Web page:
“But the proposed [Google Books] settlement fell apart in March 2011 when the judge overseeing the case ruled that it was unfair to the authors and publishers on whose behalf it had been negotiated, and that it would give Google ‘a de facto monopoly over unclaimed works.’ The proposal went far beyond the issues in litigation, he concluded, addressing matters ‘more appropriately decided by Congress’ than through litigation.
“But the dream of a universal digital library lives on. Now a coalition of libraries and archives has come together to create a Digital Public Library of America to fulfill the original vision of a digital library for all. It could well be that an effort without commerce in the mix will have an easier time of it.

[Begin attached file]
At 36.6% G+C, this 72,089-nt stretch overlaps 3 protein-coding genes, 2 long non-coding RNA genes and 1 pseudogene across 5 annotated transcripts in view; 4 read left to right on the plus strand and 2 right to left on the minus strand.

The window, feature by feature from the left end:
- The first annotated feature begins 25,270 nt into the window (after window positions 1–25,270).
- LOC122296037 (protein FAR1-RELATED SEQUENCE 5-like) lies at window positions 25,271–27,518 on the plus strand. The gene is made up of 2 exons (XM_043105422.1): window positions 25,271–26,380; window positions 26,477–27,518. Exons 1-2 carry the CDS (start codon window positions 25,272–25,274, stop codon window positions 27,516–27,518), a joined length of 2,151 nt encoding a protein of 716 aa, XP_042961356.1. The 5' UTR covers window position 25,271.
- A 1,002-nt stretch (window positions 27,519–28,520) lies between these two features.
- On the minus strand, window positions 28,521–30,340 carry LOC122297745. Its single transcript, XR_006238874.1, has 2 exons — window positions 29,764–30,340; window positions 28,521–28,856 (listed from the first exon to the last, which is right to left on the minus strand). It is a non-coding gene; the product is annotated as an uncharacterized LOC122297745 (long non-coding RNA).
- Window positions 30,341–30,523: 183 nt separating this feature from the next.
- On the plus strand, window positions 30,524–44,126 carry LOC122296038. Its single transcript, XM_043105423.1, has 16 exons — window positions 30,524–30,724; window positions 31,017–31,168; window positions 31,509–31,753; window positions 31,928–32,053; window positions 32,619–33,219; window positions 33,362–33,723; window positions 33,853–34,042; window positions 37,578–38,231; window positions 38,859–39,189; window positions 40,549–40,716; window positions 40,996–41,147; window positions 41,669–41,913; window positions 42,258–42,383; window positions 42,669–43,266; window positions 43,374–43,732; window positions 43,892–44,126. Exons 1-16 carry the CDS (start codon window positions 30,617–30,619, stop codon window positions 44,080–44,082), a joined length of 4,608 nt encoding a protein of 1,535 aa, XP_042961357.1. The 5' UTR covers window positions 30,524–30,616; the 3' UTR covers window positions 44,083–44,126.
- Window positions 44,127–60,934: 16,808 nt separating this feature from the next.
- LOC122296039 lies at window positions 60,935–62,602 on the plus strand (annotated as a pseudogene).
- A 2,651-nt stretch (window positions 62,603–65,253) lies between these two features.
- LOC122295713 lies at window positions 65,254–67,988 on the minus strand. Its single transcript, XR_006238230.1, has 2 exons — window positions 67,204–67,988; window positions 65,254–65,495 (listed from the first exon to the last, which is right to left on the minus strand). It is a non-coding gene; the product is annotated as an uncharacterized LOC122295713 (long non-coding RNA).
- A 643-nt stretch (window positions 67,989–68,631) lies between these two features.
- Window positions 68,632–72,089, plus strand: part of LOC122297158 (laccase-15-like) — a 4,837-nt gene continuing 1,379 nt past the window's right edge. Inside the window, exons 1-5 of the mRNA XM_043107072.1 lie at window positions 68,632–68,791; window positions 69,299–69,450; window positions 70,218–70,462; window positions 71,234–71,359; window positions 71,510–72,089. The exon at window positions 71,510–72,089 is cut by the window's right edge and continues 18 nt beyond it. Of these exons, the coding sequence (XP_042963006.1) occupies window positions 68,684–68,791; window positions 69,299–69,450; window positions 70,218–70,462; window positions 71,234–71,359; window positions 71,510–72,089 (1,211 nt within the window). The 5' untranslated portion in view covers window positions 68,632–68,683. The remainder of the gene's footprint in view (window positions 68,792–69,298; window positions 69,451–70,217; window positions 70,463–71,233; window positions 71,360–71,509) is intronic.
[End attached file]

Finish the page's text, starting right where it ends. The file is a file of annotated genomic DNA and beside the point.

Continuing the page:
“A broad consensus already exists to remove copyright obstacles to orphan works. There is also growing interest in mass digitization of out-of-print works. The arguments for increased access are compelling: These books aren’t producing any revenue for copyright owners, and most of them are unlikely to be reprinted. Libraries already own copies of many of them and want to make them available digitally to their communities. And rights holders can always opt out of a library mass-digitization project.”
From Pamela Samuelson’s op-ed in the Los Angeles Times, A universal digital library is within reach